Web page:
I am a half Jewish, half Christian gal who spent Christmas at the largest Islamic mosque in India. And it was beautiful!
Though I love gathering with family during the winter holidays in America, I’ve never been obsessed with gifts. How freeing, then, to spend December 25 in a country where just 2.3% of the population is Christian, and holiday consumerism isn’t ubiquitous!
T’was the morning of Christmas and the second day of our India teacher tour… and Jama Masjid mosque was our destination.
As our tour van pulled through the maze of Old Delhi and up to the mosque entrance, our guide Manu explained, “Jama Masjid mosque was completed in 1656— over 120 years before the United States became a country!”
Our group climbed the steep stairs. At the top, Manu instructed, “Just as we did at the Sikh temple in New Delhi yesterday, please remove your shoes here as a sign of respect for the mosque. You may leave your socks on or pay a small fee for slippers.” We added our footwear to the diverse pile.
The ladies in our group were then instructed to select brightly colored robes from a pile and put them on. “Why do we have to wear these rainbow colored mumus?” one of the female teachers in the group asked.
“Tourists used to not have to wear them,” Manu explained, “but the Imams of the mosque spent so much time trying to decide which visitor attire was appropriate and which wasn’t (where do capri pants fit in, for example?) that they concluded it would be easier to just have every female tourist cover up completely with complementary robes.” We did have to admit that the colors gave us a jaunty flair.
We strode into the mosque courtyard, and– GASP!– our breath was taken away. What a glorious building! “Jama Masjid was ordered to be built by Emperor Shah Jahan,” explained Manu, “the same Mughal emperor who commissioned the Taj Mahal.” That man knew how to create fabulous monuments! “It took over 6,000 workers six years to build.” Can you imagine being part of such an epic construction project?
As we walked through the courtyard and under the arches of the indoor halls, Manu mumbled, “You know, it is possible to climb up the 130-foot tall tower over there… but I do not recommend it. It is very high and narrow, and quite scary.”
“Climbing a high tower?!” Colin, David, and I screamed, “LET’S DO IT!”
Colin, David, and I sprinted to the turret entrance and eagerly paid the small fee. The first flight of stairs was easy, and two cats the color of the mosque stones purred encouragement as we passed them. Then came the turret stairs: a narrow, dark spiral with barely enough room for one person to move. When a pack of Indian tourists encountered us on their way down, we had to plaster ourselves to the cold stone wall to let them squeeze past. But at last we reached the top. Ooh, what a view!
On one side of the turret, the massive mosque courtyard stretched far below us. To the other side, the tightly bunched buildings of Old Delhi winked through the haze of India’s pollution. Packs of pigeons circled.
Then I saw the man gesturing towards us. He motioned for me to pose for a photo with his family: Muslim women grinning under their carefully wrapped headscarves. I joyfully obliged.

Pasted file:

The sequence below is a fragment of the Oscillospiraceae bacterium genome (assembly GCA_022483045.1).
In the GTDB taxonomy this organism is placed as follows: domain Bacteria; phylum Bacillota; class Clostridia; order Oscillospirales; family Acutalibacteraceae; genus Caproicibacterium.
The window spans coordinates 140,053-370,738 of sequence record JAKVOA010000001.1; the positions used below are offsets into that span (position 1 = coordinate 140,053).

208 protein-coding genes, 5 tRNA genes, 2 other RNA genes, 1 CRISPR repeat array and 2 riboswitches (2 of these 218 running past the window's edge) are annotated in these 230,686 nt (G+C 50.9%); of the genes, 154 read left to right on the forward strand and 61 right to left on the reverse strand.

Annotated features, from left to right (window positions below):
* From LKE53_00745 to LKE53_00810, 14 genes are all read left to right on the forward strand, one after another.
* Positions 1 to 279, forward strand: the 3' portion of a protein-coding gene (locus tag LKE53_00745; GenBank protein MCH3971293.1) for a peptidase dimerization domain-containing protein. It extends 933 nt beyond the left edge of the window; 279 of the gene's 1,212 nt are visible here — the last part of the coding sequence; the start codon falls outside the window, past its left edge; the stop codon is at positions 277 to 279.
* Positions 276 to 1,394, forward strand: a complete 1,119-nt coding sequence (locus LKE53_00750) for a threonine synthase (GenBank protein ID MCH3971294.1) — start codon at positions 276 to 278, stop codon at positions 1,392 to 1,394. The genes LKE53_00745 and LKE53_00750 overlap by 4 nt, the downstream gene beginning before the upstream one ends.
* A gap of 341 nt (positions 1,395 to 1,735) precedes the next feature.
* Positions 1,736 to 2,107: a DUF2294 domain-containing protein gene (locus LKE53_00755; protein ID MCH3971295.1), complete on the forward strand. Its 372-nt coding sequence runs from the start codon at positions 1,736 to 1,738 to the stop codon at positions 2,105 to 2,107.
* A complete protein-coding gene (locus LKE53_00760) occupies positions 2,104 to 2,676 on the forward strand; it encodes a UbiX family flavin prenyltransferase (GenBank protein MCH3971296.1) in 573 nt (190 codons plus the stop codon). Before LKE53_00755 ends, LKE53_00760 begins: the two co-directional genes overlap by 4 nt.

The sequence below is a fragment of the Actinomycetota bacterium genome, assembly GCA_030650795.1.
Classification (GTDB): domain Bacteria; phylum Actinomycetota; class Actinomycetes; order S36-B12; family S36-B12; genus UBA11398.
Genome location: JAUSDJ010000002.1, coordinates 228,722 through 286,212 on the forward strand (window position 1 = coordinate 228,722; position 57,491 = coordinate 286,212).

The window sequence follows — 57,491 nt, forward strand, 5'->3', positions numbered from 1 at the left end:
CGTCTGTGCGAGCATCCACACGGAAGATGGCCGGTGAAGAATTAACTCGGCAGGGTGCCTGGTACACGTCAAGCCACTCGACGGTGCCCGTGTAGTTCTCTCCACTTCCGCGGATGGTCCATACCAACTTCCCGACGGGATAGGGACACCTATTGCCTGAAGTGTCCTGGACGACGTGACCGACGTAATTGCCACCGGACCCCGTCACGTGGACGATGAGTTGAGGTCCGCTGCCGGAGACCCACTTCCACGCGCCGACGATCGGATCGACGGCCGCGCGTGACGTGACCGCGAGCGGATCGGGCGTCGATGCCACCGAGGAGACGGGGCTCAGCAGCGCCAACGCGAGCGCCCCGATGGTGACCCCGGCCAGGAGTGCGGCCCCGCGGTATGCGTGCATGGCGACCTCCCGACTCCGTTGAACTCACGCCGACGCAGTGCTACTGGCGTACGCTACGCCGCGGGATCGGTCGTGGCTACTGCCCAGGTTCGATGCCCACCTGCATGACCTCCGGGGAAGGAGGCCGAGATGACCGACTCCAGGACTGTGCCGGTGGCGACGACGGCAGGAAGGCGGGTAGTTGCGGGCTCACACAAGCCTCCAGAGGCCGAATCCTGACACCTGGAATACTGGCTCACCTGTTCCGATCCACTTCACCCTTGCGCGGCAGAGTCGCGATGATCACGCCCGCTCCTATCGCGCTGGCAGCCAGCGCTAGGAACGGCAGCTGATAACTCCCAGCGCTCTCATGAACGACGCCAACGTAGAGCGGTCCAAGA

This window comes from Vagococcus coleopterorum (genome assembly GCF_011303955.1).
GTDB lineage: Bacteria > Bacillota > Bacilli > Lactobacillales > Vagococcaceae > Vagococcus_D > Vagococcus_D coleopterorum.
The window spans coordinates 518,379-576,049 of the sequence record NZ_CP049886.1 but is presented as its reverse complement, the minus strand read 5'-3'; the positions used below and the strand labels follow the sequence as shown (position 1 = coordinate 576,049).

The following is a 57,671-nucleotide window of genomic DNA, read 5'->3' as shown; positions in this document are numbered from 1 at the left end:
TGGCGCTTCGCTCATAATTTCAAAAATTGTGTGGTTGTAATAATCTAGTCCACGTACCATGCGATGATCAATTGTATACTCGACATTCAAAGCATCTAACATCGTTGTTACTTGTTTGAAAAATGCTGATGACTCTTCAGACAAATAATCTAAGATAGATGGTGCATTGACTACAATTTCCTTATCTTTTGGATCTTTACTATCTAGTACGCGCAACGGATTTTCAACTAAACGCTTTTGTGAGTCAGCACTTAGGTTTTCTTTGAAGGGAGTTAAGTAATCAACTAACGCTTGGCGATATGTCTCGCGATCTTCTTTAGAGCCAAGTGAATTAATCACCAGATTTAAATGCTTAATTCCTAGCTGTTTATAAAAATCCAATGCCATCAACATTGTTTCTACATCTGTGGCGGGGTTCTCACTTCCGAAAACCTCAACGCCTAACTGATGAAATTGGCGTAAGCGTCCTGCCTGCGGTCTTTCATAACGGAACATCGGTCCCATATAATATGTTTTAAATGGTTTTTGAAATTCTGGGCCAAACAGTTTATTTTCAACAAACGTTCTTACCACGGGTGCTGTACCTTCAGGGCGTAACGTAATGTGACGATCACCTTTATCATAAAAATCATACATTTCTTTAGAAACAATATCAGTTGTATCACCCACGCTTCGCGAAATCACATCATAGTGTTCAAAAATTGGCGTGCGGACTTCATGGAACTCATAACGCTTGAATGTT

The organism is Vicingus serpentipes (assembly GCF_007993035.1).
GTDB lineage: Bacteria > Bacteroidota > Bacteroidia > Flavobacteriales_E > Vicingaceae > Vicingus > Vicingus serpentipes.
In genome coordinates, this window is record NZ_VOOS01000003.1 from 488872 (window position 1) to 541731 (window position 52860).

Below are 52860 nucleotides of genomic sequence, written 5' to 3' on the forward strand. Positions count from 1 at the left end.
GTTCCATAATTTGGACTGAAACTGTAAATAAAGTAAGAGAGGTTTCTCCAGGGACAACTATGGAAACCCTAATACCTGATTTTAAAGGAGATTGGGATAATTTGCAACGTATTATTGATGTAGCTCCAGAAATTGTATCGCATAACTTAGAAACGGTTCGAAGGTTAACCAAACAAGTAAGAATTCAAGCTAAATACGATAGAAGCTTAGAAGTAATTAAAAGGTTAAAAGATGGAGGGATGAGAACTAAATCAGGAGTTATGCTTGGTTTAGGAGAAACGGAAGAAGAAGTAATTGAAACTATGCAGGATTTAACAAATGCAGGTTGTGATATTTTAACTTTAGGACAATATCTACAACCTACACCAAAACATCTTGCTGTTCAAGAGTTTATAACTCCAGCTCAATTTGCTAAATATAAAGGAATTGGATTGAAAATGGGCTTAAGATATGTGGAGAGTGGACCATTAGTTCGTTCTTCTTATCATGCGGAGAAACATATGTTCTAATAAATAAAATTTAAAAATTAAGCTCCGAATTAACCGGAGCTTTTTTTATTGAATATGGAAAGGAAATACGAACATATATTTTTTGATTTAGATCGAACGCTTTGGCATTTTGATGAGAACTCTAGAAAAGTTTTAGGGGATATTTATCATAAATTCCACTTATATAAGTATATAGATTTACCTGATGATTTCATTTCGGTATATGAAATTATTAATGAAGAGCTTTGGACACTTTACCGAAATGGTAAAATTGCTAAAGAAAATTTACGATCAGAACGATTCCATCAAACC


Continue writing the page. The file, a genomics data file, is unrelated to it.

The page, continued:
What a refreshingly unique Christmas! We were at the top turret of the largest mosque in India, smiling and posing with a devout Muslim family, not a Christmas present in sight except our presence together as a human family! I wished those who perpetuate negative stereotypes about Muslims could have felt the warmth and happiness in that moment on the tower.
At this point Manu emerged from the tiny stairway opening, his bare feet slapping the cold stone. All together, we gaped at the view from the tower until our watches reminded us it was time to make the dark, cramped descent down to rendezvous with our waiting group. We made it back to the courtyard safely, with a short detour for my brother to snap photos of the surly cats (not included here, as they kept turning their heads from David’s lens so all you can see is their rumps).
As we skipped across the huge courtyard, I tried to imagine it packed with people. Jama Masjid is, after all, still a working mosque. “25,000 people can pray here at a time,” Manu explained.
“WHOA!” I responded, reeling with the image and the general vastness of India.
Speaking of multitudes, there were certainly multitudes of pigeons at Jama Masjid mosque. In India, pigeons are considered desirable, so people scatter birdseed on the ground in important places for the birds to swoop in and eat themselves silly before flying off.
During our visit to the mosque, we spotted two tiny kids gleefully doing the “I am a child running into a pack of pigeons and forcing them to fly away!!!!” move. It was so cute, and my brother reminded me that we used to do the same thing back in Boston as kids. Ah, the international dance of child and pigeon!
Our visit to the lovely Jama Masjid mosque was coming to an end, but our Christmas Day in India had just begun. We laid our robes back into the pile from whence they came, and retrieved our shoes from the footwear sea. I was beaming. What a wonderful visit!
Readers, what are your thoughts after reading this article? Have you had memorable tours of mosques around the world? Have you ever spent Christmas in a non-traditional way (by American standards)? What questions, thoughts, or additional information do you have? Do share!